How can i do frequency weighted to acceleration time domain data to assessment the whole body vibration as (ISO 2631-1) recommended?

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Hi i need matlab code for frequency weighted acceleration as ISO 2631-1 plz.
Attached: sample data sheet (x, y, z axes m/s^2), sample rate 0.005 sec.
William Rose
William Rose on 16 Aug 2021
The help you are requesting requires a lot more than the usual amount of effort for answers on this site.
I downloaded the vibrationdata package (1_1_2021 vrsion) from Tom Irvine's site. When I unzipped it it was over 100 MB. I ran vibrationdata in Matlab. The GUI opens. You said "i get this warrning (nnn>50000) when press on calculater botton". However, I do not see a calculator button. I see the screen below.
I assume you loaded some of your own data, and then selected various options, or clicked on some the buttons and menus on the screen. But I don;t know what you did, and I do not see a calcualtor button.
I think that if you have quesitons about this package, you should ask its author, Mr. Tom Irvine.
I tried the link you posted for ISO 2631-1. The link goes to a long list of ISO standards, one of which is ISO 2631-1:1997. I clicked on that link. I would need to pay 138 CHF to see the standard. If you have access to the standard, I would check the following: Does the standard recommend a specific sampling rate, or a range for sampling rate? Does the standard recommend a specific sample duration, or a range for sampling duration? Does the standard recommend adding up all the powers in thespectrum over a certain range of frequencies, with different wieghts for different frequencies? If so, what is the range? What are the weights? Acceleration is a vector. How does the standard reocmmend dealing with the vectorial nature of acceleration? For example, does the standard recommend measuring x, y, and z components of acceleration separately, and analyzing each separately? Or does the standard recommend measuring the instantaneous magnitude, and ignoring the direction? Or some other approach?
Do you have a file of time-domain vibration data that you can post? If so, please epxlain the organization of the file: identity and units of measure for each column, and sampling rate, if there is not a time column.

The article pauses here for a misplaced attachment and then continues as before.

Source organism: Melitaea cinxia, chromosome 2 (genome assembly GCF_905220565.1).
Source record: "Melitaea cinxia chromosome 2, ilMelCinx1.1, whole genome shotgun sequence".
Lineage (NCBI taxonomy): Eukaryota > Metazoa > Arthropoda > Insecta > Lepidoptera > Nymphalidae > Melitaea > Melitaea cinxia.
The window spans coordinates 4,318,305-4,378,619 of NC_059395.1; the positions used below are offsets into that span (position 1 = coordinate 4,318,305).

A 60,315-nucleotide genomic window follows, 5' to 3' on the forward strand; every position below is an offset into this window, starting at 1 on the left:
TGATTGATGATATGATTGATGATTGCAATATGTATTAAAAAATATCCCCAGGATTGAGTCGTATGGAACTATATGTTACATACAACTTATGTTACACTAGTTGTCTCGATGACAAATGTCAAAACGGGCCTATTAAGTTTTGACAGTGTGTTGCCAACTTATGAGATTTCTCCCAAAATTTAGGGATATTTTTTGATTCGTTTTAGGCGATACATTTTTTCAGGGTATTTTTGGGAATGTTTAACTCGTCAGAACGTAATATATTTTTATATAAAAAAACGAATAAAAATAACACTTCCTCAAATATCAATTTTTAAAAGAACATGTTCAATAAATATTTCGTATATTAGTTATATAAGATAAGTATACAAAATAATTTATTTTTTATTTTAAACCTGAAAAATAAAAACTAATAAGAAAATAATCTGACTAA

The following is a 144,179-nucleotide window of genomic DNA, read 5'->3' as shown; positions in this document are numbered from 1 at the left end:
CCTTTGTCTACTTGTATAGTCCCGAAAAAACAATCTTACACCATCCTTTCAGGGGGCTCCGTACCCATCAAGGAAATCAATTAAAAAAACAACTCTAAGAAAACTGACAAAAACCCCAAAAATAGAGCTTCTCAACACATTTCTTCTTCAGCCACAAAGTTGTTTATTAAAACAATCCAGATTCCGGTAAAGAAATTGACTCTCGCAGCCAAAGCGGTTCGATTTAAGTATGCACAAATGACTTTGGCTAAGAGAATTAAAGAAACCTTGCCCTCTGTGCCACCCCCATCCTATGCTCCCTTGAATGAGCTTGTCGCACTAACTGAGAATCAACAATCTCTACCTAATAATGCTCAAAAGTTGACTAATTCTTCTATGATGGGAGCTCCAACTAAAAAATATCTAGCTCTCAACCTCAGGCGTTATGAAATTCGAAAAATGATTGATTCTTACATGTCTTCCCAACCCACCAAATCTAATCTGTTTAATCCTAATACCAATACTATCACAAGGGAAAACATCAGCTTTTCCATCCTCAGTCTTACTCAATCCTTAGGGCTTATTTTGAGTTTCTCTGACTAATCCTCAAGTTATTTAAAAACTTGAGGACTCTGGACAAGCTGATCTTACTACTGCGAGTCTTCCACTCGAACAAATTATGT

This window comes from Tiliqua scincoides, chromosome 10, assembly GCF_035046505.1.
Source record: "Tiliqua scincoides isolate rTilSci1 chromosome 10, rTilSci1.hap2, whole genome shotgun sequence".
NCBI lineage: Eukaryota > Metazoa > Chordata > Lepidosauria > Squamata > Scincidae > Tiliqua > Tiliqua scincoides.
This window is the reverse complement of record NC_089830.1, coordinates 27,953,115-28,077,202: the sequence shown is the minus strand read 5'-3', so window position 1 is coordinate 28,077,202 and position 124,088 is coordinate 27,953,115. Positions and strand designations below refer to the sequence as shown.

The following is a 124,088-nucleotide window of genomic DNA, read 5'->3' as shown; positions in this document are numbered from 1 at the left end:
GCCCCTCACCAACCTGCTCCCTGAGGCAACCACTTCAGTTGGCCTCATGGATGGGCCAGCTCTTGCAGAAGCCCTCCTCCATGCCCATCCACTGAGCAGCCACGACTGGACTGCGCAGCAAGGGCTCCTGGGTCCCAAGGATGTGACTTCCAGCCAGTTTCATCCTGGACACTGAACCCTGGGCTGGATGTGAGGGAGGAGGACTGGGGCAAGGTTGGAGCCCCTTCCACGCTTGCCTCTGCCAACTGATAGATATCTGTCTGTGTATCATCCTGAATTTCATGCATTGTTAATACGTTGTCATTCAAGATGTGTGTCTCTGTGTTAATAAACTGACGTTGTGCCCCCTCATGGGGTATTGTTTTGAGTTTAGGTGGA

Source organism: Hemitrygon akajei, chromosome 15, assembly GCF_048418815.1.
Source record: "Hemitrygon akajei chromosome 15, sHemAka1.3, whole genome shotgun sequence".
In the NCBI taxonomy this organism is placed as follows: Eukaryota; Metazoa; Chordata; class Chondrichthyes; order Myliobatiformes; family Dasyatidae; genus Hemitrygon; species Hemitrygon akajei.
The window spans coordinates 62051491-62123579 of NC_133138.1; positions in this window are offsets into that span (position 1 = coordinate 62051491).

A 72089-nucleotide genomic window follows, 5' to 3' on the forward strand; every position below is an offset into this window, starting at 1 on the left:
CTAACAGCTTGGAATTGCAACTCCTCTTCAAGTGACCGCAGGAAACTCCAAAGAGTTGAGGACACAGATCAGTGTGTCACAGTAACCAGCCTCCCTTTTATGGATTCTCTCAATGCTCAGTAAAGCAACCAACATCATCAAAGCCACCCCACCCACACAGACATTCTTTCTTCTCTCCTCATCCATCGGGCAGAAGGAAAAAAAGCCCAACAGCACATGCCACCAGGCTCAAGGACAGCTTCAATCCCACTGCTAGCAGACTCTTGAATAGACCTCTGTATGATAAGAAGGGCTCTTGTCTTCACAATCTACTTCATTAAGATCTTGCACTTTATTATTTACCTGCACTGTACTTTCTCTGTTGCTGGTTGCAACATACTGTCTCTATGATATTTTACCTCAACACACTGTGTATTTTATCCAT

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Accepted Answer

William Rose
William Rose on 16 Aug 2021
Thank you to @Simon Chan for reading your quesiotn carefully and for noticing that you had posted a data file and that you have posted the smapling rate. Sinc you are new to Matlab, I will describe some steps to import and view your data and prepare it for analysis in the 'vibrationdata' package.
data: [1155×3 double]
textdata: {'X' 'Y' 'Z'}
colheaders: {'X' 'Y' 'Z'}
Since acceleration.csv includes text and data, Matlab imports it into a "structure", which can contain more than one type of data. I used the "disp" command to see what is inside "accelData". I learned from the reuslts of the disp command that there is a 1155x3 array of double precision numbers inside accelData, and the array name is
dt=0.005; %time step size
t=0:dt:1154*dt; %create a vector of times,1); %X component of acceleration=column 1 of array,2); %Y component=column 2 of,3); %Z component=column 3
accelR=sqrt(accelX.^2+accelY.^2+accelZ.^2); %compute resultant acceleration
figure; %open a blank figure window
subplot(2,1,1); %divide figure into 2 rows by 1 column; prepare to plot in top panel
plot(t,accelX,'r',t,accelY,'g',t,accelZ,'b'); %plot, X, Y, Z versus time
grid on; legend('X','Y','Z'); %add grid and legend
ylabel('Accel (m/s^2)'); %add axis label
subplot(2,1,2); %divide figure into 2 rows by 1 column; prepare to plot in bottom panel
plot(t,accelR,'k'); %plot resultant acceleration versus time
grid on; legend('Resultant'); %add grid and legend
xlabel('Time (s)'); ylabel('Accel (m/s^2)'); %add axis labels
The commands above generate the figure below.
I learned yesterday that 'vibrationdata' accepts an array that has a time column and a data column. Therfore I create two such arrays, for X acceleration and resultant acceleration:
dataX=[t' accelX]; %transpose t, to make it a column vector, to match accelX
dataR=[t' accelR];
Then I run 'vibrationdata'
I make the selections shown below and click "Begin Signal Analysis".
In the next pop-up window, I select "ISO 2631 Human Vibration", and I click "Analyze".